Implementing temporal networks in Python, Part 2

 Created: 28 Nov 2014  Modified: 23 Jun 2017   BibTeX Entry   RIS Citation  Print

Overview

In Part 1 (a few months back), I started making notes about implementing “interval” style temporal networks in Python, using NumPy and NetworkX. This note continues that thinking, as Carl and I begin serious work on the SeriationCT for our SAA paper in San Francisco.

The goal is to use interval temporal networks (“ITN”) as a representation for the history of cultural transmission intensity (or “regional transmission model” or “RTM”) between a shifting set of nucleated communities in a region, where:

  1. Vertices represent a nucleated community
  2. Vertices have origin times, and may go away during the time interval being modeled.
  3. Edges between vertices represent a measurable degree of interaction between two communities, whether by trade, simple communication, or residential movement and marriage patterns.
  4. Edge weights represent a measure of the intensity of that interaction, and can be binary, ordinal, or real valued rates.

In Part 1, I proposed using NumPy matrices to perform all the comparisons between the graphs representing each subinterval. This is a sound strategy, both because all the operations are fast given NumPy’s matrix code, but because I can rely upon well coded algorithms instead of risk errors in trying to write my own versions directly on top of NetworkX.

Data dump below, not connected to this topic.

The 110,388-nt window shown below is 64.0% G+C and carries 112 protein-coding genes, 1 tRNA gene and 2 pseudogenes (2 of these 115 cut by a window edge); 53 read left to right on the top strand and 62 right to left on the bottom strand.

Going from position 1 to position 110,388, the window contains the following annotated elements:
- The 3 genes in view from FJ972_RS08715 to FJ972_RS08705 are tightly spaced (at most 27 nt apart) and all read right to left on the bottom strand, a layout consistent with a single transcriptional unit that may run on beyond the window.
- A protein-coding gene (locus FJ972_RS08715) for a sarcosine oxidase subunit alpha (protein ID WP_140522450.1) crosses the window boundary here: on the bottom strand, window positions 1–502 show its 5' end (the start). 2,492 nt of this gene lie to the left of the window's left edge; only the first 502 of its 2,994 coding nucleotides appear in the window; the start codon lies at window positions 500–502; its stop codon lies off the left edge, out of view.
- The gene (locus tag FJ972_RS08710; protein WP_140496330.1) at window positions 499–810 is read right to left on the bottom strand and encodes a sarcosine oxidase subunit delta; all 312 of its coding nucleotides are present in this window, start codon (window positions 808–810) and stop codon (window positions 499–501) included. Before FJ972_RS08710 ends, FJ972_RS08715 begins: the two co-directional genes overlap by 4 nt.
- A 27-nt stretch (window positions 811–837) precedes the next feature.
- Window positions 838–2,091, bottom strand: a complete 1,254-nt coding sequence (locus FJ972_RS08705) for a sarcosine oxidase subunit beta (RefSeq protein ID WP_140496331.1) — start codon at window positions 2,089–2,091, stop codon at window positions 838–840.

There is a “gotcha” that we have to keep in mind in using the matrix representation: vertices don’t have a unique identifier other than their column and row position. So deleting a vertex, to represent a community which has exited our model, has to be done carefully. We cannot, in fact, delete it from the NetworkX object, because that would delete it from the underlying matrix, shifting all the columns and rows after that index by one:

import networkx as nx
import numpy as np


t1 = np.array([[1,3,1,1],[3,1,1,1],[1,1,1,1],[1,1,1,1]])
g = nx.to_networkx_graph(t1)
g.add_node(4)
g.add_edge(1,4)
m1 = nx.to_numpy_matrix(g)
g.remove_node(3)
m2 = nx.to_numpy_matrix(g)

When we look at m1, with 5 vertices, we see the following matrix:

[[ 1.  3.  1.  1.  0.]
 [ 3.  1.  1.  1.  1.]
 [ 1.  1.  1.  1.  0.]
 [ 1.  1.  1.  1.  0.]
 [ 0.  1.  0.  0.  0.]]

While m2, after we delete node 3, is the following:

[[ 1.  3.  1.  0.]
 [ 3.  1.  1.  1.]
 [ 1.  1.  1.  0.]
 [ 0.  1.  0.  0.]]

It is always alright to add a vertex to the graph; in the NumPy matrix representation this always results in a new row and column with the index equal to the integer ID of the vertex itself. It is never alright, however, to actually remove a vertex from the graph. When we “delete” a community from the regional transmission model, we have to leave the vertex in the graph object, but flip an attribute that we use to track “active” vertices. Of course, at that point, the vertex participates in no edges, so its column and row in the matrix is all zeros. We do not simply use this fact to represent “inactive” vertices, however, because an isolated community with no interactions would also show up the same way, should we need to model one in a RTM.

References Cited